Melodic Confluence at Bhilwara Sur Sangam Charms Delhi’s Music Enthusiasts


As the cultural calendar of New Delhi unfurled, the Bhilwara Sur Sangam festival, initiated in the year 2012, celebrated its latest edition, reaffirming its status as a highly anticipated event in the city’s musical landscape. Bringing together a kaleidoscope of musical talents across varied genres, this festival has become a premier destination for music aficionados seeking to indulge in soul-stirring performances.

Year after year, the festival has featured an impressive roster of renowned musicians, making headlines with its spectacular jugalbandis which have included stellar pairings like Pt. Anindo Chatterji with Pt. Kumar Bose, the synergy of Ustad Shahid Parvez Khan with Ustad Rashid Khan, and the familial harmony of Pt. Ajoy Chakrabarty with daughter Kaushiki. The strings have been enlivened by Ustad Shujaat Khan on the sitar alongside Pt. Tejendra Narayan Mazumdar on the sarod. The thoughtful curation of the festival has ensured that audiences remain large and diverse, spellbound by the artistry on display.

In an inventive approach to scheduling, the festival organizers have reformatted the event to feature just one or two concerts per day, thereby affording listeners the opportunity to fully immerse themselves in the musical experience.

The Bhilwara Sur Sangam 2024 opened to the delightful strains of Manas Kumar’s violin. Making his debut in Delhi, the SNA Yuva awardee from Assam captivated the audience without resorting to any musical gimmickry, despite not descending from a traditional musical lineage. His expertise was evident in his rendition of raag Puriya Kalyan, showcasing a mature gayaki tradition and transitioning effortlessly through vilambit ek taal to an exhilarating drut teen taal. The progression of the performance was executed seamlessly, peppered with fast and flawless taans. Accompanist Ojas Adhiya on the tabla intermittently drew attention with his vigorous interjections, at times overshadowing the mellow mood woven by the violinist. Kumar’s subsequent performances of late evening raag Jog Kauns, the radiant Nand, and the final, cheerful raag Pahari concluded his memorable debut.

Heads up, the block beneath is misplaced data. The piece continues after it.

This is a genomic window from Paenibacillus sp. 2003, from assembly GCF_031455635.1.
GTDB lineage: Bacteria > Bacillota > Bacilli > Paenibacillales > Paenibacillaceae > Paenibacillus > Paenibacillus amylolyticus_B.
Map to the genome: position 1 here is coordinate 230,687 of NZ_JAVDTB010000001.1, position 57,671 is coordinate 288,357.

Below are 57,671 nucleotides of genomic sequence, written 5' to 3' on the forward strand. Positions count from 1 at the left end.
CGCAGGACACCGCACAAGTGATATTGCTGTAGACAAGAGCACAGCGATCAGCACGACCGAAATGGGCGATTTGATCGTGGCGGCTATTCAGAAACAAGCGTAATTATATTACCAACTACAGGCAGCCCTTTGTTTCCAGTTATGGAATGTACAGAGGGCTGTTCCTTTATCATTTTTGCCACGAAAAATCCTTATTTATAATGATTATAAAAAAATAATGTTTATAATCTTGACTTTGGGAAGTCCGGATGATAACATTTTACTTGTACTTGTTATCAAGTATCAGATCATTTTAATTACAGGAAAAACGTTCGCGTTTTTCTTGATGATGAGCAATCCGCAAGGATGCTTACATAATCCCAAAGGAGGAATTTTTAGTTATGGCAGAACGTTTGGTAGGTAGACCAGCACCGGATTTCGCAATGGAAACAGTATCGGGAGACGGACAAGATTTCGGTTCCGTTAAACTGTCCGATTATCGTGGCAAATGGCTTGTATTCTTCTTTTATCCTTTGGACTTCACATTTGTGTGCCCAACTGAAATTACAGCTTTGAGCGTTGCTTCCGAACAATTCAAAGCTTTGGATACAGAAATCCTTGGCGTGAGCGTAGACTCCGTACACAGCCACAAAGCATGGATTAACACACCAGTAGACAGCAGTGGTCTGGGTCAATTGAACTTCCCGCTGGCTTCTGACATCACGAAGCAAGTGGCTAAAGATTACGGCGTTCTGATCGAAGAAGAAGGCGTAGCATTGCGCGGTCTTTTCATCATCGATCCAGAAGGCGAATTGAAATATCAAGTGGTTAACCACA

The festival’s successive evening shone with the talent of veteran Hindustani vocalist Ashwini Bhide Deshpande, who opened her recital with raag Bhupali. In a moving dedication to her recently departed mother Vidushi Manik Bhide, Ashwini paid homage through the raag her mother had instructed her in. The composition ‘Pratham sur Sa’, originating from her mother’s guru Vidushi Kishori Amonkar, set the tone for an evocative tribute. Her generosity was apparent as she shared the stage with vocal supporters Swarangi Marathe and Rindana Rahasya. The rhythmic accompaniment of Vinod Lele on tabla and Vinay Mishra on harmonium complemented Ashwini’s joyful rendition of raag Basant, set to the Dhamar taal—a rhythm tastefully executed by Lele, highlighting the Benaras tabla artists’ penchant for this particular taal. The audience was further delighted by her concluding dadra, themed around the festival of Holi.

The Agra gharana was represented by Kolkata-based Ustad Waseem Ahmed Khan, who responded to an audience request with the late evening raag Jaijaiwanti. Waseem’s vocal performance was adorned with a traditional dhrupad alaap-jor-jhala, reflecting a strong aligning foundation of taalim and a composed mijaaz. His recital continued with popular Agra gharana compositions like ‘Paalana ghar laage’, in Ektaal, and ‘Naada akhiyan laage’, in Teen taal, with Vinod Lele’s tabla strokes and Vinay Mishra’s harmonium melodies providing faultless accompaniment. Recalling lessons from his grandfather Ustad Atta Hussain Khan at the age of six, Waseem’s closing hori in Pilu embodied the essence of the guru-sishya parampara (teacher-student tradition) in preserving India’s classical music heritage.

The festival finale was graced by Pt. Budhaditya Mukherji’s sitar prowess, with Soumen Nandi’s tabla accompaniment enriching the performance. Mukherji, known for his measured artistry, rendered raag Shuddha Kalyan with impeccable skill, skillfully transitioning from ‘auchaar’ to a Vilambit Teen taal gat. His recital included engaging interpretations of raags Basant and Bhairavi.

By featuring a diverse tapestry of both established and emerging artists, the Bhilwara Sur Sangam offers a two-day musical odyssey that is at once a celebration of treasured traditions and a recognition of emerging talent, ushering in the future of classical music in India.

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